The United States outpost in the Caribbean, the Florida Keys archipelago, sits amid the worlds third largest coral barrier reef. The national marine sanctuary that protects this habitat sweeps in a 220-mile- (354-kilometer-) long arc of ocean from the southern tip of Key Biscayne, southwest across the Keys, to roughly 80 miles (129 kilometers) west of Key West. The mangrove-fringed waters of the sanctuary harbor over 6,000 plant and animal species and lure millions of tourists every year.
Below the waves neon-blue-and-yellow queen angelfish and vividly striped butterfly fish scoot around huge sponges, sculpted coral heads, and swaying forests of sea fans. Divers who visit this underwater oasis may see a spotted eagle ray swoop past or lavender moon jellies float by.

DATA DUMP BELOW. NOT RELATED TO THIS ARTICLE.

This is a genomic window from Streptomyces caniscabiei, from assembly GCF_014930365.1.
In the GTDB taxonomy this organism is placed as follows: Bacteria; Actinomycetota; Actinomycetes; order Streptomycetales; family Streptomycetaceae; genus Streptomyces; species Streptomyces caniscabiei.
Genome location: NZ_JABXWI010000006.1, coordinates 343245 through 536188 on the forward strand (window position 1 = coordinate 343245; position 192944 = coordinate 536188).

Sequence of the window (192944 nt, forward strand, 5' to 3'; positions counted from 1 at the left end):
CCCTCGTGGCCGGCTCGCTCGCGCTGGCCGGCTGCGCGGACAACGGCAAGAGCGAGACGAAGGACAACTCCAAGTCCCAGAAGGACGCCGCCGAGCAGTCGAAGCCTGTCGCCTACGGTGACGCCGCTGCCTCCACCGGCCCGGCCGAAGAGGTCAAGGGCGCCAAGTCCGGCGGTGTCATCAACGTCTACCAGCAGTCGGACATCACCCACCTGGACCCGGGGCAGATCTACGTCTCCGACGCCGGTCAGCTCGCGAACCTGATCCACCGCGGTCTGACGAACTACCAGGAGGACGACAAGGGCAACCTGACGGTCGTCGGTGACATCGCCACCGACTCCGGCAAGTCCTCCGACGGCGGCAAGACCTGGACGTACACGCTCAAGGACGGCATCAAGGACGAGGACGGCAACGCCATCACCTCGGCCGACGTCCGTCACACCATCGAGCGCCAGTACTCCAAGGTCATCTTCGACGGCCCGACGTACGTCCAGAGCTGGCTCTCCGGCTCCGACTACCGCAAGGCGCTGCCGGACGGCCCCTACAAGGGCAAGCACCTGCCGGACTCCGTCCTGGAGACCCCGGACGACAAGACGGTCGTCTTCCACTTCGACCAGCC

In much of the sanctuary, patches of reef alternate with sea grass meadows that offer convenient places for juvenile spiny lobsters and other vulnerable young crustaceans and fish to hide from hungry predators. The thousands of verdant mangrove islands that dot the sanctuary waters play a similar protective role, sheltering the rookeries of great white herons and other endangered and threatened birds.
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